The Gigli Concert

10 Apr

To be honest, I didn’t understand this play.

A man suffers from depression. (I appreciate the clinical term can misrepresent the experience.) The man runs a counseling service based on Dynamatology, a system of seeming psycho-babble. He gets no clients. One day another man knocks on his door and asks for help. He too suffers from depression. (see note above). I’m not sure he warms to the label. He doesn’t like philosophy or psychology. What he wants is to be able to sing like the opera singer Gigli. Their sessions begin. There is no attempt to teach him to sing.

Photo by Wendy McDougall

Photo by Wendy McDougall

Of course, I’m being facetious. Again. The singing is a symbol – of a life lived fully and passionately; of an eternal ‘yes’ saying; of a type of healing. I think.

I also think the fundamental dramatic quality is multiplicity; multiplicity of voices onstage, and multiplicity of responses offstage. No play speaks to everyone. This one didn’t speak to me. I didn’t understand the challenges faced by the main characters. And so the evening seemed too long. But clearly it spoke to a large number of the audience.  There were plenty of laughs, and that pin drop silence that suggests intense fascination and total immersion.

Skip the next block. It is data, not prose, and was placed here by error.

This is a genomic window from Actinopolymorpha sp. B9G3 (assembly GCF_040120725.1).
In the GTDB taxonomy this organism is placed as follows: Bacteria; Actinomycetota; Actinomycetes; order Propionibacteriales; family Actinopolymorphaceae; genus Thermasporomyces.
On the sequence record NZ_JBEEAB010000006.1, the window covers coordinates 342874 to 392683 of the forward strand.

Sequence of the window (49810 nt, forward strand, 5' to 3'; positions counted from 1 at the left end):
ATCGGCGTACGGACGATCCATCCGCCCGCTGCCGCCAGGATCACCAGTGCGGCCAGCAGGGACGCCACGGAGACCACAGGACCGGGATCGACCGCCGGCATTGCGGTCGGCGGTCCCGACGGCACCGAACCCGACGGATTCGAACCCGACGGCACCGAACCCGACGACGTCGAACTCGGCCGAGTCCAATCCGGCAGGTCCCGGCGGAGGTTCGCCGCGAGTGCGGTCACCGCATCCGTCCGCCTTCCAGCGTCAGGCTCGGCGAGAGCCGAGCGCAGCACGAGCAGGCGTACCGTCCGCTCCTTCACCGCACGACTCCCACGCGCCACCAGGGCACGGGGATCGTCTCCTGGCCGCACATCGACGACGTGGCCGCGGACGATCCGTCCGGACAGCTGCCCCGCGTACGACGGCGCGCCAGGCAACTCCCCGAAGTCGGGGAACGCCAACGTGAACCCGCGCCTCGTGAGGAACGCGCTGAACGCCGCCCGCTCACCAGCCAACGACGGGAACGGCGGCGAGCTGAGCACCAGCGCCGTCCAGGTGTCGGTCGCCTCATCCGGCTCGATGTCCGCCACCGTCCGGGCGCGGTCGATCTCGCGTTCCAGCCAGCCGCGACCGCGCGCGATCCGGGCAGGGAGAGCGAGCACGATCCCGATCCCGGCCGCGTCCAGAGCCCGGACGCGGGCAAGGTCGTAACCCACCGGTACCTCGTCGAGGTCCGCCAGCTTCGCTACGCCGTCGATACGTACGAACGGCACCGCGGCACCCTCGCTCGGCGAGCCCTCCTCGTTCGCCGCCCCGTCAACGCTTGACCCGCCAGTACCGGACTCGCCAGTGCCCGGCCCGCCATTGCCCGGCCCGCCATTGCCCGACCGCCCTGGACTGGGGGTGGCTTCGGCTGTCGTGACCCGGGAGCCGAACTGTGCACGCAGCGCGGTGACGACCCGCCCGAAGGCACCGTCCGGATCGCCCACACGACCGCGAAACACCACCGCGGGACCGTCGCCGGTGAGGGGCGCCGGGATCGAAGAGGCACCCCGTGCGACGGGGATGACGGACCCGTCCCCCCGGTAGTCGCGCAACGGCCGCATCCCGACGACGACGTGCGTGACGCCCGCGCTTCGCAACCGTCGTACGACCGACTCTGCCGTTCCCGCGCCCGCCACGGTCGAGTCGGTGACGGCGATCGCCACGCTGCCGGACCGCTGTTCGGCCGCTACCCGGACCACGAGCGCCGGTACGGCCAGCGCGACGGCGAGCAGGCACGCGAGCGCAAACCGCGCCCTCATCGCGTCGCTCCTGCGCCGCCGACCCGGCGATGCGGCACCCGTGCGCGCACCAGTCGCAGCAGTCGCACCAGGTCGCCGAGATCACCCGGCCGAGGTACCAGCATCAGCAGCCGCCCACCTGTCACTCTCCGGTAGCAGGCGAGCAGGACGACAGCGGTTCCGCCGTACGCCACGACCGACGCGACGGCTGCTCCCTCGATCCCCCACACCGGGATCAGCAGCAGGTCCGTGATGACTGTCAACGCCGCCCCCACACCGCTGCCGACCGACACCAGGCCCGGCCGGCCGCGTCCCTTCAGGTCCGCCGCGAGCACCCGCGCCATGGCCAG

The play is often considered Tom Murphy’s masterpiece and John O’Hare’s production is top class. The cast (Patrick Dickson, Kim Lewis and Maeliosa Stafford) give extraordinary performances.

So what do I make of a night like this? Do I wallow in the sense of alienation it creates for me personally? Do I recall other productions when it seemed I was the only sympathetic ear?

What I can do is make a recommendation: this is quality, thought provoking theatre. Go see it for yourself.

After all, if the play said anything to me, it was as a paean to the virtue of listening. Our Dynamatologist realizes he is out of his depth, but he listens anyway. And the results are beautiful.

Veronica Kaye

The Gigli Concert by Tom Murphy

at Eternity Playhouse til 4 May


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